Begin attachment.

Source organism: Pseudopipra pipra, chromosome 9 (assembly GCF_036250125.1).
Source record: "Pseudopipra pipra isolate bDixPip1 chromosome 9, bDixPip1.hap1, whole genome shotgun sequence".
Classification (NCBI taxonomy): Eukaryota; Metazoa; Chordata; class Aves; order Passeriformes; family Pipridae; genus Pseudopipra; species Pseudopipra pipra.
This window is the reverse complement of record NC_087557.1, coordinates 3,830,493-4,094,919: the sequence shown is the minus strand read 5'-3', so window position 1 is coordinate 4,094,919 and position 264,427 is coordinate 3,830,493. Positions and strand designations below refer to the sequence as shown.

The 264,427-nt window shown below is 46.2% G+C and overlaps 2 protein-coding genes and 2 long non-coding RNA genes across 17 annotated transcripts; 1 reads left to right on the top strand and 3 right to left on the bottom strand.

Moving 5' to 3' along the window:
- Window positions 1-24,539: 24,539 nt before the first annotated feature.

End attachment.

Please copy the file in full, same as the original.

Source organism: Pseudopipra pipra, chromosome 9 (assembly GCF_036250125.1).
Source record: "Pseudopipra pipra isolate bDixPip1 chromosome 9, bDixPip1.hap1, whole genome shotgun sequence".
Classification (NCBI taxonomy): Eukaryota; Metazoa; Chordata; class Aves; order Passeriformes; family Pipridae; genus Pseudopipra; species Pseudopipra pipra.
This window is the reverse complement of record NC_087557.1, coordinates 3,830,493-4,094,919: the sequence shown is the minus strand read 5'-3', so window position 1 is coordinate 4,094,919 and position 264,427 is coordinate 3,830,493. Positions and strand designations below refer to the sequence as shown.

The 264,427-nt window shown below is 46.2% G+C and overlaps 2 protein-coding genes and 2 long non-coding RNA genes across 17 annotated transcripts; 1 reads left to right on the top strand and 3 right to left on the bottom strand.

Moving 5' to 3' along the window:
- Window positions 1-24,539: 24,539 nt before the first annotated feature.